A TOP police officer has written to me asking for the Quranic basis of the belief that those who became martyrs will go to paradise and will be awarded 70
houris. This becomes an incentive for terrorists to die in the 'cause of Islam'.
It is commonly believed by many that houris are of the female gender, and some men even boast that Allah has promised them to men and nothing to women. This belief has no foundation in the Quranic text. It is nothing more than a popular belief and is being used by vested interests. It is, therefore, necessary to explore what the Quran has to say. First of all, one must understand martyrdom or shahadat. Its literal meaning is to witness, to acknowledge, bearing testimony, to be present, and also martyrdom.
The question is why shahadat is used for martyrdom whereas literally it means to witness and to be present. One bears testimony to something which one witnesses and this witnessing is not only in physical sense, i.e. witnessing with the eye but also in psychological and spiritual sense, i.e. to have a vision, vision of future and it is for this vision that one lays down one's life.
Thus, one virtually witnesses what one is dying for and it is in this sense that shahadat becomes martyrdom and it is in this sense that the Quran says that a martyr never dies and lives forever. Thus, martyrdom in the Quran is a very noble act of sacrifice of one's life; it places a martyr along with siddiquinwa al-salihin, i.e. upholders of truth and doers of good deeds. It is not an act of killing but rather getting killed to uphold the truth.
Thus, martyrdom in the Quran is to realise and witness oneself virtually what one wants to bring about in this world and to unhesitatingly give one's life for the purpose. The Quran divides knowledge of something in two categories, namely, knowledge of certainty (ilm al-yaqin) and eye-knowledge of certainty (ayn al-yaqin), i.e. witnessing something with one's own eye and not only with knowledge of something. A martyr falls into the second category, i.e. he witnesses it with his own eyes and hence a shahid.
This act of martyrdom would never involve killing but of sacrificing, and if at all there is any killing, it would be in defence; there is no question of killing indiscriminately as terrorists do. Terrorism is a killing to destroy whereas shahadat is an act of laying down life to construct a truthful and just order. Many of the Prophet's (PBUH) companions laid down their lives to bring about this truthful and just order.
Now coming to the question of houris, which, according to popular belief, have been promised to martyrs, let it be known that in the first place jannah, i.e. paradise (jannah literally means a land covered and hidden with trees and intense greenery) is promised to all those who are salih (those who bring about welfare of others) and doers of good deeds (amal salih).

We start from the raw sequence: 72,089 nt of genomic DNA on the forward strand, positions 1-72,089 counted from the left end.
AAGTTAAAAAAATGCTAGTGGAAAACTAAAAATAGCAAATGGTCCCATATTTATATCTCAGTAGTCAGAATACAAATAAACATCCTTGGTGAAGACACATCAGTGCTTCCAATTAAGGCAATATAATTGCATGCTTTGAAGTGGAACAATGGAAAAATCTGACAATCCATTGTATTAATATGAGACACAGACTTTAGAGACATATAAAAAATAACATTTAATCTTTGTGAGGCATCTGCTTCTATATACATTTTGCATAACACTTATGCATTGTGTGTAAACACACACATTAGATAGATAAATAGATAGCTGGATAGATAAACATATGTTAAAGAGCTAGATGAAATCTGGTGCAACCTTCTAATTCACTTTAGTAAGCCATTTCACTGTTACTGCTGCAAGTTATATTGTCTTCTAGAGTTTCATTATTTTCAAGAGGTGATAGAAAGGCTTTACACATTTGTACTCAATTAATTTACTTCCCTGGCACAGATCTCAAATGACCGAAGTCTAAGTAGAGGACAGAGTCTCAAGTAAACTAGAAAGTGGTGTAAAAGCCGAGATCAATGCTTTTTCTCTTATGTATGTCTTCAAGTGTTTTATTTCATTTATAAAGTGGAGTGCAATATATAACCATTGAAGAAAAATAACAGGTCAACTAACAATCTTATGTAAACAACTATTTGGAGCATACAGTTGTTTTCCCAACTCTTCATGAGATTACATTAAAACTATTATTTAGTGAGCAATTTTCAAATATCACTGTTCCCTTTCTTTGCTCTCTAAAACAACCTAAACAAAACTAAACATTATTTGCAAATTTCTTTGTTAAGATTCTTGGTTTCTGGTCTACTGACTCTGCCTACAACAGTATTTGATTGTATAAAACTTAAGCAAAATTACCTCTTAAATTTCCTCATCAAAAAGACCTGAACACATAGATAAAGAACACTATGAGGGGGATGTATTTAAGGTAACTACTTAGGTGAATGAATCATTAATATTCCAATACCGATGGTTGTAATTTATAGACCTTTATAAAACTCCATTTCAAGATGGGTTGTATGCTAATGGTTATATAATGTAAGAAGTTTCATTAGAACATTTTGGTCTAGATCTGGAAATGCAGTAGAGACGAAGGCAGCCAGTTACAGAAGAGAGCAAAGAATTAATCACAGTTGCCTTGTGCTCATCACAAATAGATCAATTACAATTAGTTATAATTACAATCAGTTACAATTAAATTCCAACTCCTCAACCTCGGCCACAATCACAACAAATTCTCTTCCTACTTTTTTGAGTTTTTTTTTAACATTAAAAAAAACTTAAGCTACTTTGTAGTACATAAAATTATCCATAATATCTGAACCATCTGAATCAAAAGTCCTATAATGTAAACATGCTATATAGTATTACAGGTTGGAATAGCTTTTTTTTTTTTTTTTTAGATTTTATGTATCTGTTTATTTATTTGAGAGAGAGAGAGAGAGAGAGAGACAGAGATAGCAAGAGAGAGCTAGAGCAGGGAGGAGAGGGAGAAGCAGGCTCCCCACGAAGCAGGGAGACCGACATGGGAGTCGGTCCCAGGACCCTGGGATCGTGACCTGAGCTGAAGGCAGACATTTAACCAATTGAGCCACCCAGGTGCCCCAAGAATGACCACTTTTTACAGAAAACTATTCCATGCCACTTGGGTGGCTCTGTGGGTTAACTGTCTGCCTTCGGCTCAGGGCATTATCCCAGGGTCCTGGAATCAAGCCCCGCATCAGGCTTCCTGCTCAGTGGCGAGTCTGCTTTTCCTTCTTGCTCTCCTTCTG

The relevant verse on houris is as follows “Immortal youths will wait upon them with goblets, and ewers, and cups filled with water from unsullied springs by which their minds will not be clouded and which will not make them drunk; and with fruit of any kind that they may desire. And (with them will be their) companions pure, (hour al-in), most beautiful of eyes like unto pearls (still) hidden in their shells. And this will be reward for what they did (in life) (and not only for martyrs). No empty talk they will hear there, nor any call to sin but only the tiding of inner soundness and peace. (5622-26)
This is the most sublime description of jannah which all doers of good will achieve and a houri is not of female gender, as often believed, but it includes both genders. Its literal meaning is intense whiteness of the eye balls and lustrous black of the iris (Qamus). Hawar indicates simply whiteness or moral purity and it was in this sense that Jesus's companions are referred to as hawwariyun, i.e. morally pure beings.
In this whole discourse on houris there is no reference to sex or lust but of richness of soul and moral purity. In fact hur is singular of both ahwar (masculine) and hawra (feminine). Thus hur in the Quran would mean morally pure men and women who will be companions of those who enter paradise. The Quran also says that there will be no empty talk (laghv), and one will hear only peace and peace (salaman salaman), i.e. eternal peace of the soul. Thus, houris are neither women nor seventy in number that will be awarded to the righteous. This sublime description of paradise in the Quran is spiritual in nature and for those who resist all temptation, do nothing but good, are truthful and just and who would bring about an order of eternal peace in this world and in the hereafter.
The writer is an Islamic scholar and heads the Centre for Study of Society and Secularism, Mumbai.